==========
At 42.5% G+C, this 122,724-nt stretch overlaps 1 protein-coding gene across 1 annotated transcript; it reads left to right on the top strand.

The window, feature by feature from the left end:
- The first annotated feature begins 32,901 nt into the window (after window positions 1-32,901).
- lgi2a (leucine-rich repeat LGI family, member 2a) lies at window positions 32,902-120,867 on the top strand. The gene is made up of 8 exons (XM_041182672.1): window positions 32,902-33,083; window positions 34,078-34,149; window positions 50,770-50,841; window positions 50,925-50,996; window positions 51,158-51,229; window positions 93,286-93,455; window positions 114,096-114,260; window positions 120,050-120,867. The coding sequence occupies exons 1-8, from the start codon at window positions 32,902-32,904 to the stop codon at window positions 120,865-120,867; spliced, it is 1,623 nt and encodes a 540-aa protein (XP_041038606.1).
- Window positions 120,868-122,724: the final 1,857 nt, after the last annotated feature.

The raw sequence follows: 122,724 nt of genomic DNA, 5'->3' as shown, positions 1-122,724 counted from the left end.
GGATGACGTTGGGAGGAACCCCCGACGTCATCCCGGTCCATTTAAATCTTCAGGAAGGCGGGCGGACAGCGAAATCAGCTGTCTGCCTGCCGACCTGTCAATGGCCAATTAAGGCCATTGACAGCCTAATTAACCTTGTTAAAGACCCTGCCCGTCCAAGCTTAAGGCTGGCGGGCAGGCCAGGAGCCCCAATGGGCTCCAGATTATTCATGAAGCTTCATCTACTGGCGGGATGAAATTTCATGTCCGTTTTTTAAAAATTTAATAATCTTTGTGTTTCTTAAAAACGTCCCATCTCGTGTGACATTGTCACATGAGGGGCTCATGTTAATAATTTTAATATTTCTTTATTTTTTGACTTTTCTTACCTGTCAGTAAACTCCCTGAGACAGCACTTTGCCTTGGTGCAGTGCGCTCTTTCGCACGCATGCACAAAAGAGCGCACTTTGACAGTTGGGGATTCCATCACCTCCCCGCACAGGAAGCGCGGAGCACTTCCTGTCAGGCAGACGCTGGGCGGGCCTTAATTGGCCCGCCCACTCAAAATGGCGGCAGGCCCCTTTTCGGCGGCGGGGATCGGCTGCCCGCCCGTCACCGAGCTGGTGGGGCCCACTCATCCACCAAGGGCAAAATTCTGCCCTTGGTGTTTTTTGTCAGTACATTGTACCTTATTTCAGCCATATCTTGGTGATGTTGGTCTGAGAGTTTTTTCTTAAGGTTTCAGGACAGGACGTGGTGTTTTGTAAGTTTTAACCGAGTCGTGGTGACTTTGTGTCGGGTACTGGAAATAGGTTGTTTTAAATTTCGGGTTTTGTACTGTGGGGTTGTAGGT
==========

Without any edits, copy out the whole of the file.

At 42.5% G+C, this 122,724-nt stretch overlaps 1 protein-coding gene across 1 annotated transcript; it reads left to right on the top strand.

The window, feature by feature from the left end:
- The first annotated feature begins 32,901 nt into the window (after window positions 1-32,901).
- lgi2a (leucine-rich repeat LGI family, member 2a) lies at window positions 32,902-120,867 on the top strand. The gene is made up of 8 exons (XM_041182672.1): window positions 32,902-33,083; window positions 34,078-34,149; window positions 50,770-50,841; window positions 50,925-50,996; window positions 51,158-51,229; window positions 93,286-93,455; window positions 114,096-114,260; window positions 120,050-120,867. The coding sequence occupies exons 1-8, from the start codon at window positions 32,902-32,904 to the stop codon at window positions 120,865-120,867; spliced, it is 1,623 nt and encodes a 540-aa protein (XP_041038606.1).
- Window positions 120,868-122,724: the final 1,857 nt, after the last annotated feature.

The raw sequence follows: 122,724 nt of genomic DNA, 5'->3' as shown, positions 1-122,724 counted from the left end.
GGATGACGTTGGGAGGAACCCCCGACGTCATCCCGGTCCATTTAAATCTTCAGGAAGGCGGGCGGACAGCGAAATCAGCTGTCTGCCTGCCGACCTGTCAATGGCCAATTAAGGCCATTGACAGCCTAATTAACCTTGTTAAAGACCCTGCCCGTCCAAGCTTAAGGCTGGCGGGCAGGCCAGGAGCCCCAATGGGCTCCAGATTATTCATGAAGCTTCATCTACTGGCGGGATGAAATTTCATGTCCGTTTTTTAAAAATTTAATAATCTTTGTGTTTCTTAAAAACGTCCCATCTCGTGTGACATTGTCACATGAGGGGCTCATGTTAATAATTTTAATATTTCTTTATTTTTTGACTTTTCTTACCTGTCAGTAAACTCCCTGAGACAGCACTTTGCCTTGGTGCAGTGCGCTCTTTCGCACGCATGCACAAAAGAGCGCACTTTGACAGTTGGGGATTCCATCACCTCCCCGCACAGGAAGCGCGGAGCACTTCCTGTCAGGCAGACGCTGGGCGGGCCTTAATTGGCCCGCCCACTCAAAATGGCGGCAGGCCCCTTTTCGGCGGCGGGGATCGGCTGCCCGCCCGTCACCGAGCTGGTGGGGCCCACTCATCCACCAAGGGCAAAATTCTGCCCTTGGTGTTTTTTGTCAGTACATTGTACCTTATTTCAGCCATATCTTGGTGATGTTGGTCTGAGAGTTTTTTCTTAAGGTTTCAGGACAGGACGTGGTGTTTTGTAAGTTTTAACCGAGTCGTGGTGACTTTGTGTCGGGTACTGGAAATAGGTTGTTTTAAATTTCGGGTTTTGTACTGTGGGGTTGTAGGT